Submitted by Denair High School
Denair High School graduate Randy Jones talked about what it’s like being a civil engineer for the City of Turlock. Sarah Jennings of the Paul Mitchell School in Modesto extolled the possibilities of a career in the hair or skin care industries. Explorer Scouts Landon Zamora and Carlos Lerma discussed what it takes to become a sheriff’s deputy.
They represented just a handful of more than 20 potential career paths Denair students were exposed to Wednesday morning during an informative and wide-ranging College and Career Fair.
The point, explained Principal Kara Backman, wasn’t to direct teens down any particular path, but to open their eyes to many different possibilities. Students from both Denair High as well as Denair Middle School participated.
“We really want kids to figure out what their inner passion is and learn about the kinds of skills they need to develop to attain it,” she said.
The presenters ranged from Turlock orthopedic surgeon Scott Calhoun (another Denair graduate) to a myriad of business owners, a real estate professional who also is a life coach, a police detective, someone from the manufacturing industry, dairy and almond farmers, teachers, an auto mechanic, a social worker, a welder and a dental hygienist.
Students were able to sign up for three 20-minute sessions to listen, watch videos in some cases and ask questions.
Jones, Class of 2005, told students how he turned a lifelong love of math and science into a career as a civil engineer. He talked about working together as part of a team to solve problems and create long-lasting solutions.
His latest assignment, he said is an $8 million project to redesign 1.4 miles of West Main Street between Highway 99 and downtown Turlock.
“Most of the homes along the road are 100 years old. The infrastructure also is 100 years old,” Jones said. “We’re trying to have the least impact on people’s lives and build a project that will last another 100 years.”
Answering students’ questions, he said engineers can expect to earn $75,000 to $140,000 a year after spending up to six years in college.
In another classroom, Jennings played an upbeat 7-minute video showing Paul Mitchell’s approach to teaching lifelong skills related to hair and skin care, nails and makeup. All 21 students in attendance were girls and many raised their hands when Jennings asked them if they had considered a career is cosmetology.
She said training takes about a year if students devote themselves to it full time and she encouraged those interested to visit the Modesto salon to see for themselves what it’s like.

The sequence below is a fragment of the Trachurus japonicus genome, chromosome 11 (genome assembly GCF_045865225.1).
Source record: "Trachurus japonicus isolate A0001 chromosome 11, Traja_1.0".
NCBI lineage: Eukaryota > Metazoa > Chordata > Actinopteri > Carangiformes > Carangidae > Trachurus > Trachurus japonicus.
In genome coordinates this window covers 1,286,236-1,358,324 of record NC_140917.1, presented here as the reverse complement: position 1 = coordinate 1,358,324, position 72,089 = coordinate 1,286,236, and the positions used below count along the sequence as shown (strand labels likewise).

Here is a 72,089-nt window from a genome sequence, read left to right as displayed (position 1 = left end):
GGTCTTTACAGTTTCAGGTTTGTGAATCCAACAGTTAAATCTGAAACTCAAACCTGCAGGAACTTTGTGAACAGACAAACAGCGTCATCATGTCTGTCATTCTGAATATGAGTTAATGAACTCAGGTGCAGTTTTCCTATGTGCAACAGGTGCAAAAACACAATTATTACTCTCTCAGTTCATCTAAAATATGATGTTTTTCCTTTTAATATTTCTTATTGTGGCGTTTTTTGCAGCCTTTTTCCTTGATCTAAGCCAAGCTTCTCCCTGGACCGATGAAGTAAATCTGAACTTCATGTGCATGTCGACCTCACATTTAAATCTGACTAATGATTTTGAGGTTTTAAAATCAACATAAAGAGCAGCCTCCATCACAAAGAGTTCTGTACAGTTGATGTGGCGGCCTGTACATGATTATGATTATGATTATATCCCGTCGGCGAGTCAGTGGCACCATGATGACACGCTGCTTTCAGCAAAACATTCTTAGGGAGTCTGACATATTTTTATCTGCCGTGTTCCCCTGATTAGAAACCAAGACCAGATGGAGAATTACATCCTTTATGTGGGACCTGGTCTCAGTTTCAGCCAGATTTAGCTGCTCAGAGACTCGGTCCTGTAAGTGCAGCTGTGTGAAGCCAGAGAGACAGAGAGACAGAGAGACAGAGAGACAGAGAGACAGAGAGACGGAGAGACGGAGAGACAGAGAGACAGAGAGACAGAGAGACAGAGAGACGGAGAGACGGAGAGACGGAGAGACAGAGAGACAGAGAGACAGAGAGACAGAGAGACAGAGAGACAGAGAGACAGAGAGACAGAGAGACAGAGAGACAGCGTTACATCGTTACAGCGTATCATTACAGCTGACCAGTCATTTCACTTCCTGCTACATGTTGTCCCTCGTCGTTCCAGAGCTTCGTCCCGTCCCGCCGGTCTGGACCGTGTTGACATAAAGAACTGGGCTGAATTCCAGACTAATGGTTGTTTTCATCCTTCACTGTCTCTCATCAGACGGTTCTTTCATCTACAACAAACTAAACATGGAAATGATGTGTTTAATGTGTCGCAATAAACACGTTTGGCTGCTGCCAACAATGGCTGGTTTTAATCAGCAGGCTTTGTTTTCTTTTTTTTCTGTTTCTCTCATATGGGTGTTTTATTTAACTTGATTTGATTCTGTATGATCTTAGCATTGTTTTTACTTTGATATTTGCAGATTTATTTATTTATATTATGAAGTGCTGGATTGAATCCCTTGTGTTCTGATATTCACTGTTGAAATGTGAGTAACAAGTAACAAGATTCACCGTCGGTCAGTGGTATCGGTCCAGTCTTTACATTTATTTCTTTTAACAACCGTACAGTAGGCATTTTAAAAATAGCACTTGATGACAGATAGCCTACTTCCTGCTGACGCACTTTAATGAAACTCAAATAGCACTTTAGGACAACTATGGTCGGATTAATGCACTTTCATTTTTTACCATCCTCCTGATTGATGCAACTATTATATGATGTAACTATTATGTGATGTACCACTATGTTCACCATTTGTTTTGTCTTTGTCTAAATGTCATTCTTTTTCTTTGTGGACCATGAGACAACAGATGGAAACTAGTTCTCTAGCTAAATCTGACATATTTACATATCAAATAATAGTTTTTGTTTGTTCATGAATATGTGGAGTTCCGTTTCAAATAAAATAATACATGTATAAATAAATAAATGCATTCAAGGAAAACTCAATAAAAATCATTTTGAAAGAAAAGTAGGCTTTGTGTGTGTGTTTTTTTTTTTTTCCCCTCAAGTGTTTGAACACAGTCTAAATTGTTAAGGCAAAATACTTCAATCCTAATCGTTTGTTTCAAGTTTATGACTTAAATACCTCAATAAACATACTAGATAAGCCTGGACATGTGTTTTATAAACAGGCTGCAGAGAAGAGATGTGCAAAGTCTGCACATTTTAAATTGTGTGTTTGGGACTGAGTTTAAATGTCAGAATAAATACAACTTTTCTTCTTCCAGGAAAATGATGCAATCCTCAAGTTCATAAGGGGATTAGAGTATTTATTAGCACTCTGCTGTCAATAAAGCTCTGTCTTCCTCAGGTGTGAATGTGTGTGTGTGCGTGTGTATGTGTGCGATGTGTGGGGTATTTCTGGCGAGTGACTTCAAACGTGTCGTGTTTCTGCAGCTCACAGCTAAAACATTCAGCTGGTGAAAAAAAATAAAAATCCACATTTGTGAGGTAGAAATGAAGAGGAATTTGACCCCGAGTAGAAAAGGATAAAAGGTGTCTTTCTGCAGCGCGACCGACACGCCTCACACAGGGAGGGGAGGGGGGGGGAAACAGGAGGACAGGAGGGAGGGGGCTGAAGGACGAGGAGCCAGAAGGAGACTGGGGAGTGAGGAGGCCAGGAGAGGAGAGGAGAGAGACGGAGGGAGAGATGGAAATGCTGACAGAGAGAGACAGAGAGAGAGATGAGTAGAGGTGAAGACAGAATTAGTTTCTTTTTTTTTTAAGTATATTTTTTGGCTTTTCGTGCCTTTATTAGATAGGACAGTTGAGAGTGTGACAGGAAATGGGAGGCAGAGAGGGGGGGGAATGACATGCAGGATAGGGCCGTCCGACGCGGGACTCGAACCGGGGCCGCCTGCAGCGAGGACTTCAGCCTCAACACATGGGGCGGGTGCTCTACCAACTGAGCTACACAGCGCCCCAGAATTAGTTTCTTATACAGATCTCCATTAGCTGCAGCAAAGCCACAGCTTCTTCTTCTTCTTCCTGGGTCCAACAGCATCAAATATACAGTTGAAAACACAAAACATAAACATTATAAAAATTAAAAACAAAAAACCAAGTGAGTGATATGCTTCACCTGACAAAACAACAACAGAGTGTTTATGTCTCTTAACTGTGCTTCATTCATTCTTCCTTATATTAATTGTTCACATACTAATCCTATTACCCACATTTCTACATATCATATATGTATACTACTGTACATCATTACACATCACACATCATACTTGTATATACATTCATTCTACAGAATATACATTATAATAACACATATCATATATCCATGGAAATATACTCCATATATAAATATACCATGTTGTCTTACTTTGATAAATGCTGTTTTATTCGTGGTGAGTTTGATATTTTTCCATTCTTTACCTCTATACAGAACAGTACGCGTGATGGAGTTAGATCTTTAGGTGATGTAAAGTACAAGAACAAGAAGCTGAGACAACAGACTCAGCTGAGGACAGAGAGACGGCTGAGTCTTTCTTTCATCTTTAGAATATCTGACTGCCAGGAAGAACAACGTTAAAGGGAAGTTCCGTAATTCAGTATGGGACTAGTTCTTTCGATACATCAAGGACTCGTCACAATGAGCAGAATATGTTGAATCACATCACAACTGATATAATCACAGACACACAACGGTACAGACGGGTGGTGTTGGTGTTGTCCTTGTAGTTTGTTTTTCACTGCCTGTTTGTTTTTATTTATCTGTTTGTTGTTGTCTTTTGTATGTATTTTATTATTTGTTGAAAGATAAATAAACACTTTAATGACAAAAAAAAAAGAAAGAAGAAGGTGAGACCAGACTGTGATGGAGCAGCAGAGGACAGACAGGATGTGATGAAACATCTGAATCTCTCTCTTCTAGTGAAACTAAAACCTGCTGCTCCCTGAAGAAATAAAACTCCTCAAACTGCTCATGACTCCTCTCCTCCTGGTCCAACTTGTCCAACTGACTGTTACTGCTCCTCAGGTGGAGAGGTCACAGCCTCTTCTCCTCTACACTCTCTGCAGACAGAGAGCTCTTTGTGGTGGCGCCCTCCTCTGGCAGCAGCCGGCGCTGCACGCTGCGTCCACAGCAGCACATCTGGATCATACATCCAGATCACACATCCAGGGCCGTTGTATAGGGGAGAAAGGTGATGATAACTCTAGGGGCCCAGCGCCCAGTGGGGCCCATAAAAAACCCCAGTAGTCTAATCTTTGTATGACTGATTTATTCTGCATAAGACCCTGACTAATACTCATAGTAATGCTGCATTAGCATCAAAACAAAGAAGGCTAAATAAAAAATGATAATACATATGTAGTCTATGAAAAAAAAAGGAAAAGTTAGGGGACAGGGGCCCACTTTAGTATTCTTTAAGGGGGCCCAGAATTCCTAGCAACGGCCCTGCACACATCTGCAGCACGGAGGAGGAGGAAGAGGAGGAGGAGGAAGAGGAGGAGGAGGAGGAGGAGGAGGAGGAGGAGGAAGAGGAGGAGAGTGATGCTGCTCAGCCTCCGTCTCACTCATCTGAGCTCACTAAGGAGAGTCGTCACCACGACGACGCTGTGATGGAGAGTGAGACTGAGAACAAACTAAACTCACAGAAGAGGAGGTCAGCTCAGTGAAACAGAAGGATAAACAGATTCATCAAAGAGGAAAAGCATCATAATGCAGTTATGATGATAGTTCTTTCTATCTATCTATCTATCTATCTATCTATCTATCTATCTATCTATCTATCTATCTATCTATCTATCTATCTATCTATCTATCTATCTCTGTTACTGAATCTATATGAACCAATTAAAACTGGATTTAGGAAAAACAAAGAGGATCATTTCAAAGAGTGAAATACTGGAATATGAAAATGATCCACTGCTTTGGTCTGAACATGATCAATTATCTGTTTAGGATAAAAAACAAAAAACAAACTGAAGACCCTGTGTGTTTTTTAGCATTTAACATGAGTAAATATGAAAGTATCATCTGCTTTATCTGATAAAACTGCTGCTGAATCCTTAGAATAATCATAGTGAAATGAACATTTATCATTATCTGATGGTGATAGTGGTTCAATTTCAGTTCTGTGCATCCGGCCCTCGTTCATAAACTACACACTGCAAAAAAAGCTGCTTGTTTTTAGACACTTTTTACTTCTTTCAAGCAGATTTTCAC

“The possibilities are endless,” she said. “It’s really up to you to see your end goal and how hard you want to work to get there.”
Paul Mitchell graduates are working in high-profile industries such as movies, fashion and magazines in addition to in hair salons all over the country, she said. The most versatile can make a very good living.
“If you are an expert in both cosmetology and makeup, you can charge $150 an hour instead of just $50 an hour for makeup,” Jennings said.
Video also was a key part of the presentation from Zamora and Lerna, the Explorer Scouts. The video showed all the different units within the Sheriff’s Department – from patrol to the jail, air and dive teams, forensics, the bomb squad, courts, records and other areas.
Many of the 23 students in attendance indicated they were considering a law enforcement career. Zamora and Lerna encouraged them to join the Explorer Scouts, which can be an important precursor to entering the formal police academy.
Scouts must pass physical tests, an oral exam and a background check before they are accepted. Once onboard, they are mentored by full-time deputies.
“We learn how to talk with people, how to show respect, how to do pat downs,” Lerna said.
Deputies earn $60,000 to $80,000, Zamora said, plus overtime and bonus pay for additional training (like military service).
“Every day is different,” Zamora said. “You never know what will happen. You have to keep your head on a swivel.”
The day began with an upbeat presentation from Torrance Hampton. He is the co-founder & executive producer for G|FCTR FILMS, a motion picture, digital content and brand storytelling collective that works with some of the world’s biggest brands including NFL, Comcast NBC Universal, Aston Martin, and Radio One. He encouraged students to turn their passion into a paycheck.
The morning ended with nearly 300 high school students in the gym, where many of the presenters as well as colleges set up booths to distribute information and answer additional questions.
“I think it was a success,” said high school counselor Cherie Gresham, who coordinated Wednesday’s activities. “Our goal was to connect them with people, to get them out of their bubble.”